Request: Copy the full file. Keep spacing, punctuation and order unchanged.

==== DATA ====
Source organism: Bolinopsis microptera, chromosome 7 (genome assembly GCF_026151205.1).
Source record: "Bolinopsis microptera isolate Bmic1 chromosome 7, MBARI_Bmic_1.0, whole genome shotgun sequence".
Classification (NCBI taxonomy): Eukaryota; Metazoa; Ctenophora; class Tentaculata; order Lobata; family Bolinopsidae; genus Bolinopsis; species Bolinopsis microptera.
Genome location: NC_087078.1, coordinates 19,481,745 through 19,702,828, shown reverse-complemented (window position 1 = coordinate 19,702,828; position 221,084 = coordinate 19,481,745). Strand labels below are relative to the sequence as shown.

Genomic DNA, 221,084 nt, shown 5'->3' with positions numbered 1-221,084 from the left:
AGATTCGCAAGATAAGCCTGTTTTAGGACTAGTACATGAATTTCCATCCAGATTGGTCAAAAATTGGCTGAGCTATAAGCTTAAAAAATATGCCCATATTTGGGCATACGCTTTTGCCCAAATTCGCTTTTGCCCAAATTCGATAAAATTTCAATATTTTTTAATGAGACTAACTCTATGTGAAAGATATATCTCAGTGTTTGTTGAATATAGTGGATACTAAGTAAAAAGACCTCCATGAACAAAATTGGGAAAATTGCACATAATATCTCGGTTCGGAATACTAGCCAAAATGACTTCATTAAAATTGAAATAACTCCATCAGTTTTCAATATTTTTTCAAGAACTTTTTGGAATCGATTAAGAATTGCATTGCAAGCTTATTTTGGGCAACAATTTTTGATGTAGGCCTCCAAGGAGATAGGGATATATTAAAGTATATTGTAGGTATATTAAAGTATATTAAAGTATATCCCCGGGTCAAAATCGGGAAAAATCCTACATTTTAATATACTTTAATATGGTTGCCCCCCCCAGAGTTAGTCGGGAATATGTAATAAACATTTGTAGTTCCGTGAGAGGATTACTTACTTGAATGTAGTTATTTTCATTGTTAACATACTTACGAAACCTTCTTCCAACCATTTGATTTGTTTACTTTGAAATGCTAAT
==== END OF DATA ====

Source organism: Bolinopsis microptera, chromosome 7 (genome assembly GCF_026151205.1).
Source record: "Bolinopsis microptera isolate Bmic1 chromosome 7, MBARI_Bmic_1.0, whole genome shotgun sequence".
Classification (NCBI taxonomy): Eukaryota; Metazoa; Ctenophora; class Tentaculata; order Lobata; family Bolinopsidae; genus Bolinopsis; species Bolinopsis microptera.
Genome location: NC_087078.1, coordinates 19,481,745 through 19,702,828, shown reverse-complemented (window position 1 = coordinate 19,702,828; position 221,084 = coordinate 19,481,745). Strand labels below are relative to the sequence as shown.

Genomic DNA, 221,084 nt, shown 5'->3' with positions numbered 1-221,084 from the left:
AGATTCGCAAGATAAGCCTGTTTTAGGACTAGTACATGAATTTCCATCCAGATTGGTCAAAAATTGGCTGAGCTATAAGCTTAAAAAATATGCCCATATTTGGGCATACGCTTTTGCCCAAATTCGCTTTTGCCCAAATTCGATAAAATTTCAATATTTTTTAATGAGACTAACTCTATGTGAAAGATATATCTCAGTGTTTGTTGAATATAGTGGATACTAAGTAAAAAGACCTCCATGAACAAAATTGGGAAAATTGCACATAATATCTCGGTTCGGAATACTAGCCAAAATGACTTCATTAAAATTGAAATAACTCCATCAGTTTTCAATATTTTTTCAAGAACTTTTTGGAATCGATTAAGAATTGCATTGCAAGCTTATTTTGGGCAACAATTTTTGATGTAGGCCTCCAAGGAGATAGGGATATATTAAAGTATATTGTAGGTATATTAAAGTATATTAAAGTATATCCCCGGGTCAAAATCGGGAAAAATCCTACATTTTAATATACTTTAATATGGTTGCCCCCCCCAGAGTTAGTCGGGAATATGTAATAAACATTTGTAGTTCCGTGAGAGGATTACTTACTTGAATGTAGTTATTTTCATTGTTAACATACTTACGAAACCTTCTTCCAACCATTTGATTTGTTTACTTTGAAATGCTAAT